Suing For Emotional Distress After an Accident

If a recent accident due to another person’s negligence left you injured, you may be able to collect compensation for the full extent of your injuries. Personal injury claims consider many types of injuries aside from the physical. The emotional aspects of an accident can be just as damaging to your psyche as physical injuries are to your body. Therefore, many personal injury claims involve compensation for emotional distress.

When Can I Collect Damages for Emotional Distress?

Emotional distress damages can be trickier to collect than economic damages, which typically involve quantifiable expenses such as medical bills and lost wages. In a legal sense, there are two main types of emotional distress:

  • Negligent infliction of harm. In this first category, the party responsible for your injuries exhibited an action or inaction that directly led to your distress. For example, you may be able to collect based on negligent infliction if you witnessed a loved one die in a car accident.
  • Intentional infliction of harm. This type of harm is more serious and involves an outrageous or grossly negligent behavior that led to your distress. An example might include emotional distress charges in a sexual assault civil case. If you begin to experience panic attacks or exhibit symptoms of PTSD following this type of accident, your emotional distress becomes compensable.

In some cases, intentional infliction of harm can give rise to punitive damages. These are damages specifically intended to punish the defendant for wrongdoing and discourage similar behavior in the future. For example, a jury might award punitive damages to a victim if a pharmaceutical company knowingly encouraged the off-label prescription of a drug it knew was dangerous.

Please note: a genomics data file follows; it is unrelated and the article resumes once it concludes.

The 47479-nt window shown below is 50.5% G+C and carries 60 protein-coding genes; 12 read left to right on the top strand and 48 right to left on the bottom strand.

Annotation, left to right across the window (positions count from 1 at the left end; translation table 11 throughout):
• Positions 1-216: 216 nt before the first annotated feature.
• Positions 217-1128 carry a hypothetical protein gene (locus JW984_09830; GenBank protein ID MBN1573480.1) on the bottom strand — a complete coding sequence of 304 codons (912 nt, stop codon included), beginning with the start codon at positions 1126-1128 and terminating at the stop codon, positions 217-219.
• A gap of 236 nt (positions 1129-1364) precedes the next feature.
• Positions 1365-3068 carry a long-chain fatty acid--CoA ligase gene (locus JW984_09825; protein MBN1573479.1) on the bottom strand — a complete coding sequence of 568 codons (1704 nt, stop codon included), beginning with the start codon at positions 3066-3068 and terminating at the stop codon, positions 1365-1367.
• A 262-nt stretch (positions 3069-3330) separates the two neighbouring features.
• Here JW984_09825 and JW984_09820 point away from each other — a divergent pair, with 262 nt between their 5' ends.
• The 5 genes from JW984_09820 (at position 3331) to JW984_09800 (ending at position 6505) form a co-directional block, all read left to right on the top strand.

Determining when a victim can sue for emotional distress can be tricky. To collect these damages, your attorney must link your distress to outrageous or negligent conduct. An employer screaming obscenities at an employee might be inappropriate behavior, but it may not count as emotional distress. An attorney can help you determine the difference, which is why we always recommend scheduling a free initial consultation.

How Much Is My Emotional Distress Worth?

Another common question we encounter is, “How much is my emotional distress worth?” It can be difficult to assign a monetary value to the pain associated with your experience. Generally, personal injury attorneys use one of two methods to calculate emotional distress general damages:

  • The factorial method. Using this method, your attorneys will negotiate with the other party and determine general damages by multiplying your economic damages by a number up to five. The bulk of the negotiating involves determining the appropriate factor – for example, instances of gross negligence or the death of a loved one will involve a higher factor than one involving the unintentional infliction of harm.
  • Insurance companies use the per diem method less commonly, but it is appropriate in some cases. Using this method, your personal injury attorneys take a monetary value and multiply it by the number of days you experienced emotional distress. Usually, the base number is what you make at work each day, as the theory holds your distress should at least be as equal as reporting to work each day.

Suing for emotional distress is possible following an accident, but it requires a thoughtful approach. Using one of these established methods, your attorney will determine how much your emotional distress is worth and negotiate on your half to achieve compensation for the full extent of your suffering. If an accident led to emotional distress arising out of negligent or intentional infliction of harm, you may be eligible to collect compensation for your suffering. Contact us for more details.